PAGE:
(This story has been corrected to note that any potential changes would be to possession equivalency limits, not public possession limits.)
Canada’s federal cannabis regulator is launching new consultations that signal future changes to marijuana possession equivalency limits, including higher possession caps for cannabis beverages.
The Health Canada consultation announced Friday could also pave the way for product labeling that displays more cannabinoid information as well as tweaks to the regulatory regime for small-scale cultivation, processing and nursery businesses.
Potential regulatory changes resulting from the consultation could help Canada’s cannabis industry by reducing purchasing limits of infused beverages and providing more mandatory labeling information for consumers.
The 30-day clock to submit feedback started Friday, Dec. 11, meaning any updated regulations could be in store for January at the earliest.
Beverage equivalency limits to be examined
The current equivalency rates for cannabis possession limits in Canada allow an individual to carry up to 30 grams of dried cannabis but only 2.1 liters (71 ounces) of cannabis-infused beverages.
That limit presents a regulatory obstacle to marijuana beverage manufacturers because it limits the volume of drinks a consumer can purchase at one time.
Earlier this year, Canopy Growth President and chief Product Officer Rade Kovacevic told Marijuana Business Daily that the company wanted the equivalency table changed.
“The issue is that the possession limits, as written with respect to beverages, incentivize consumers to veer toward high-THC, low-volume products,” said Alanna Sokic, a Toronto-based senior consultant with Global Public Affairs who has lobbied on behalf of cannabis beverage producers.
“If I go to the (Ontario Cannabis Store) website now, I can only order five 355-milliliter beverages at one time.”
In contrast, Sokic pointed out, equivalency limits for powdered marijuana drink mix-ins allow individuals to possess a great deal of THC.
“So there’s quite a discrepancy here, and I think it’s a public-health imperative,” she said.
Product labeling changes possible
Health Canada’s consultation could also lead to new labeling requirements for producers.
Labels must currently show THC and CBD content, but information on other cannabinoids and terpenes is optional.
The regulator is asking whether it should “require product labels to display information about other cannabinoids and terpenes (e.g., quantity or concentration)?”
Another question asks for “any other labeling information that would help consumers make decisions to support informed and responsible use?”
Sokic believes Health Canada might be interested in improving consumer education around cannabis products.
“Even just in the Twittersphere, we’re seeing a significant shift in focus from concentration of THC to terpenes and cannabinoids, and how those impact the overall consumer experience.”
However, Sokic noted that Canadian cannabis labels tend to be jam-packed with information already.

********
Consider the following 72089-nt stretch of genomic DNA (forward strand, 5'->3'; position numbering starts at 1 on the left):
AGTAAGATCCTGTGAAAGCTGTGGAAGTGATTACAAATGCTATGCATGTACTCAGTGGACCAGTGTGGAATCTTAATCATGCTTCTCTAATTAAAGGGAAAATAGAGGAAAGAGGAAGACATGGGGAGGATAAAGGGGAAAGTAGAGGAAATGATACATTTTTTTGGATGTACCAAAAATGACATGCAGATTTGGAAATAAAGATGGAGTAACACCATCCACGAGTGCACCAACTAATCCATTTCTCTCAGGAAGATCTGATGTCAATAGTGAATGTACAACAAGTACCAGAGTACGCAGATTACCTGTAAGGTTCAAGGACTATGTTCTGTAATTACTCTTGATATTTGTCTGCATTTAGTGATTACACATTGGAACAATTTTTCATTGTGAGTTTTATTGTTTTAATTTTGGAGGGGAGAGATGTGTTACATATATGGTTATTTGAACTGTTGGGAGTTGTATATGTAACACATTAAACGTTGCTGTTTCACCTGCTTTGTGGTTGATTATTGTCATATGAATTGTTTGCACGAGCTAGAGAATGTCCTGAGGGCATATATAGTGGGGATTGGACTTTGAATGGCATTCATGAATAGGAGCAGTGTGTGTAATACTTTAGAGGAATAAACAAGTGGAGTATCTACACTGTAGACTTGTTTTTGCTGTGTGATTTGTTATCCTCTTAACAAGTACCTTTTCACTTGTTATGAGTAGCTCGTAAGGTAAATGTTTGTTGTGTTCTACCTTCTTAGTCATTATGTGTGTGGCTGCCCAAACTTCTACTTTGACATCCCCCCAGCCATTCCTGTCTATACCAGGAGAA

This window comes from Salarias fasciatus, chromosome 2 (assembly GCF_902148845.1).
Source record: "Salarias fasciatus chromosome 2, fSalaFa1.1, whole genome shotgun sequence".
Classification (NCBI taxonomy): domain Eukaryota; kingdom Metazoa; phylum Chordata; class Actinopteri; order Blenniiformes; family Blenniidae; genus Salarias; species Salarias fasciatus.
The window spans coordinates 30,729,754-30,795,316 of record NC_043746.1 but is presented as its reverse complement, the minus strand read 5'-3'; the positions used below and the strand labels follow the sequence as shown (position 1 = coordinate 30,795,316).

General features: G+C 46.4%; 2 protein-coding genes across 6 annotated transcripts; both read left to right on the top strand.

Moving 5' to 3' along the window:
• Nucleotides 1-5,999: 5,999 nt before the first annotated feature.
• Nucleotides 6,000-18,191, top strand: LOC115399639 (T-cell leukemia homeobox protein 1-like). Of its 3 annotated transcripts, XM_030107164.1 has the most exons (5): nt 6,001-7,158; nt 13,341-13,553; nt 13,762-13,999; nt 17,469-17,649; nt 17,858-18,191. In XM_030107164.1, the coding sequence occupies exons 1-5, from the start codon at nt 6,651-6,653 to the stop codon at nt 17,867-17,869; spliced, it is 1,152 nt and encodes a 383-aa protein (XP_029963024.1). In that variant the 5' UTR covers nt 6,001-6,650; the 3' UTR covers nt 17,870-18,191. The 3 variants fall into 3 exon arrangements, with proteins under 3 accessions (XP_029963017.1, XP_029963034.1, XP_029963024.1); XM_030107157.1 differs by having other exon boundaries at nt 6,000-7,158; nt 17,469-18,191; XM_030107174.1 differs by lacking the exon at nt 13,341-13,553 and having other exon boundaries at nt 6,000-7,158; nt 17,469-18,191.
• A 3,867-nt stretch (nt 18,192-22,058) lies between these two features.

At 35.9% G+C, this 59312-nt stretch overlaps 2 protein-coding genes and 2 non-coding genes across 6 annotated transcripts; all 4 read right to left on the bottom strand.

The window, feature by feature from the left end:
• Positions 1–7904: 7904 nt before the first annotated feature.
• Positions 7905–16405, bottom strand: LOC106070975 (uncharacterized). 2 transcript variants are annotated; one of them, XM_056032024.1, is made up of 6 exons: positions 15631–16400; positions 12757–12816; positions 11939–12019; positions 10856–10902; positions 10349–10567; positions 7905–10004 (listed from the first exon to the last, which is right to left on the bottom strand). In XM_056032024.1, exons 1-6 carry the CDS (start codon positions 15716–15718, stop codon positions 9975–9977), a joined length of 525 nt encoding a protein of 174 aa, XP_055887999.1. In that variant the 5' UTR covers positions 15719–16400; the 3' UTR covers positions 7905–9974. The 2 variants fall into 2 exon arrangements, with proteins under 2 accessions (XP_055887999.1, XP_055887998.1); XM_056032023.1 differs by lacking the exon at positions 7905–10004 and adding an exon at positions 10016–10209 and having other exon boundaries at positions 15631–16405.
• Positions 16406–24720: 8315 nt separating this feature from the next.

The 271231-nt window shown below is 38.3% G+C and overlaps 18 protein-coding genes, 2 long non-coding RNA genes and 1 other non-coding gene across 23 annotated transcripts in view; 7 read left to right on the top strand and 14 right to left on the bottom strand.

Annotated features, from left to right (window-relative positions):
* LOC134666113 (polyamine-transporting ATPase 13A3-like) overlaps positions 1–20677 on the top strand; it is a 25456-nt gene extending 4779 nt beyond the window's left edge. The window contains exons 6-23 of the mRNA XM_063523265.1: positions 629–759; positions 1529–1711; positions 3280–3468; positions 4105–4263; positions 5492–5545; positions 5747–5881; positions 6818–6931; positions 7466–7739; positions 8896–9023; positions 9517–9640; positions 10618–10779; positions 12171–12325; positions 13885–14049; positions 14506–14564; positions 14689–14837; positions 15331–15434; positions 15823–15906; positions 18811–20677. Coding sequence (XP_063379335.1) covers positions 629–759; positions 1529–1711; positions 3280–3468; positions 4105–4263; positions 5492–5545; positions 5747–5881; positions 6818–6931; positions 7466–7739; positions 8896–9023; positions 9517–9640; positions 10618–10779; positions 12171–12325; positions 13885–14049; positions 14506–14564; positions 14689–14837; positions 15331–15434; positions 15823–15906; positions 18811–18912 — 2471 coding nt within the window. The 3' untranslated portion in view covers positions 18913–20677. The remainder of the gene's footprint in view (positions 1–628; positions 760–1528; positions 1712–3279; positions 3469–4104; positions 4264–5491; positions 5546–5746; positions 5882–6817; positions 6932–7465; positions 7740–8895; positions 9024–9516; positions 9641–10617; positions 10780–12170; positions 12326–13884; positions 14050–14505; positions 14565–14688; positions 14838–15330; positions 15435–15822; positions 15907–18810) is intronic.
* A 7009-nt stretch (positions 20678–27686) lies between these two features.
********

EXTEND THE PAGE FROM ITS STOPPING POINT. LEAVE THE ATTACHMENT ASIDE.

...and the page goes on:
“We just have to be cognizant that there’s a lot of newer, novice consumers coming on the market who barely know, you know, what THC concentration really means, let alone cannabinoids and terpenes.”
Regulations for micro licenses, nurseries
Health Canada’s notice hinted at possible regulatory changes for micro-cultivators, micro-processors and nurseries – all license types meant for small-scale producers.
It asks whether the reduced regulatory requirements for those license types, such as lower security requirements, are “appropriate given their scale?”
The consultation also invites responses on whether any elements of Canada’s cannabis regulations “put micro-cultivation, micro-processing and nursery license holders at a competitive disadvantage compared to larger companies?”
Nontherapeutic research possibilities
The consultation will also explore new ways to “facilitate nontherapeutic research with cannabis involving human participants, and to facilitate testing activities with cannabis.”
Health Canada said researchers are already undertaking nontherapeutic marijuana studies, including research into onset time and duration, driving performance and more.
But clinical-trial requirements under Canada’s Food and Drugs Act mean those researchers are “facing challenges,” the regulator said.
Regulatory changes could include health and safety controls and expanded adverse reaction reporting, Health Canada’s notice suggested.
The notice also seeks feedback on allowing research and analytical testing license holders to produce their own cannabis test kits and produce and sell cannabis reference standards.
Another question asks cannabis companies to comment on the possibility of making permanent certain requirements that were relaxed and simplified in light of the COVID-19 pandemic.
Comments should be emailed to email@example.com, with “Notice of intent – Consultation on the Cannabis Regulations: Cannabis research and other regulatory issues” in the subject line.
Solomon Israel can be reached at firstname.lastname@example.org